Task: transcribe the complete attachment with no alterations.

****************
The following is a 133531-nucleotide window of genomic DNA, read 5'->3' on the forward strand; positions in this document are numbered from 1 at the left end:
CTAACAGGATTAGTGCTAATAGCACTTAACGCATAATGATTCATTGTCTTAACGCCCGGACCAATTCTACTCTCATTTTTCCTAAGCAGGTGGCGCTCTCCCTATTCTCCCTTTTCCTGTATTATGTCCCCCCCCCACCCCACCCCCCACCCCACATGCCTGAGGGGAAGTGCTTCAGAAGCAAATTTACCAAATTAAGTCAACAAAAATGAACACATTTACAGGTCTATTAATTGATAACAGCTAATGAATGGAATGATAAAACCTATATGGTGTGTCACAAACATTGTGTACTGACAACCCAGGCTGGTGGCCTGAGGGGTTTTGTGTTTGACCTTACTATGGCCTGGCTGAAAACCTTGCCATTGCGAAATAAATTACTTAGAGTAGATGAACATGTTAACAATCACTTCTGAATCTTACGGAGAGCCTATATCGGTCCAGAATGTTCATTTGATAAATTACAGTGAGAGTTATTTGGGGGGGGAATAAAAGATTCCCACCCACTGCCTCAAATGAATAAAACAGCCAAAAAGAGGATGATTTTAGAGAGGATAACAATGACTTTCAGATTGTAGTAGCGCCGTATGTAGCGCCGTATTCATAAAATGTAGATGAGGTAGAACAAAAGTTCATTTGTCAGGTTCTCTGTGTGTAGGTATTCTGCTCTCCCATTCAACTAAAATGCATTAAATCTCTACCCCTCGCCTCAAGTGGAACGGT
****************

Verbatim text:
The following is a 133531-nucleotide window of genomic DNA, read 5'->3' on the forward strand; positions in this document are numbered from 1 at the left end:
CTAACAGGATTAGTGCTAATAGCACTTAACGCATAATGATTCATTGTCTTAACGCCCGGACCAATTCTACTCTCATTTTTCCTAAGCAGGTGGCGCTCTCCCTATTCTCCCTTTTCCTGTATTATGTCCCCCCCCCACCCCACCCCCCACCCCACATGCCTGAGGGGAAGTGCTTCAGAAGCAAATTTACCAAATTAAGTCAACAAAAATGAACACATTTACAGGTCTATTAATTGATAACAGCTAATGAATGGAATGATAAAACCTATATGGTGTGTCACAAACATTGTGTACTGACAACCCAGGCTGGTGGCCTGAGGGGTTTTGTGTTTGACCTTACTATGGCCTGGCTGAAAACCTTGCCATTGCGAAATAAATTACTTAGAGTAGATGAACATGTTAACAATCACTTCTGAATCTTACGGAGAGCCTATATCGGTCCAGAATGTTCATTTGATAAATTACAGTGAGAGTTATTTGGGGGGGGAATAAAAGATTCCCACCCACTGCCTCAAATGAATAAAACAGCCAAAAAGAGGATGATTTTAGAGAGGATAACAATGACTTTCAGATTGTAGTAGCGCCGTATGTAGCGCCGTATTCATAAAATGTAGATGAGGTAGAACAAAAGTTCATTTGTCAGGTTCTCTGTGTGTAGGTATTCTGCTCTCCCATTCAACTAAAATGCATTAAATCTCTACCCCTCGCCTCAAGTGGAACGGT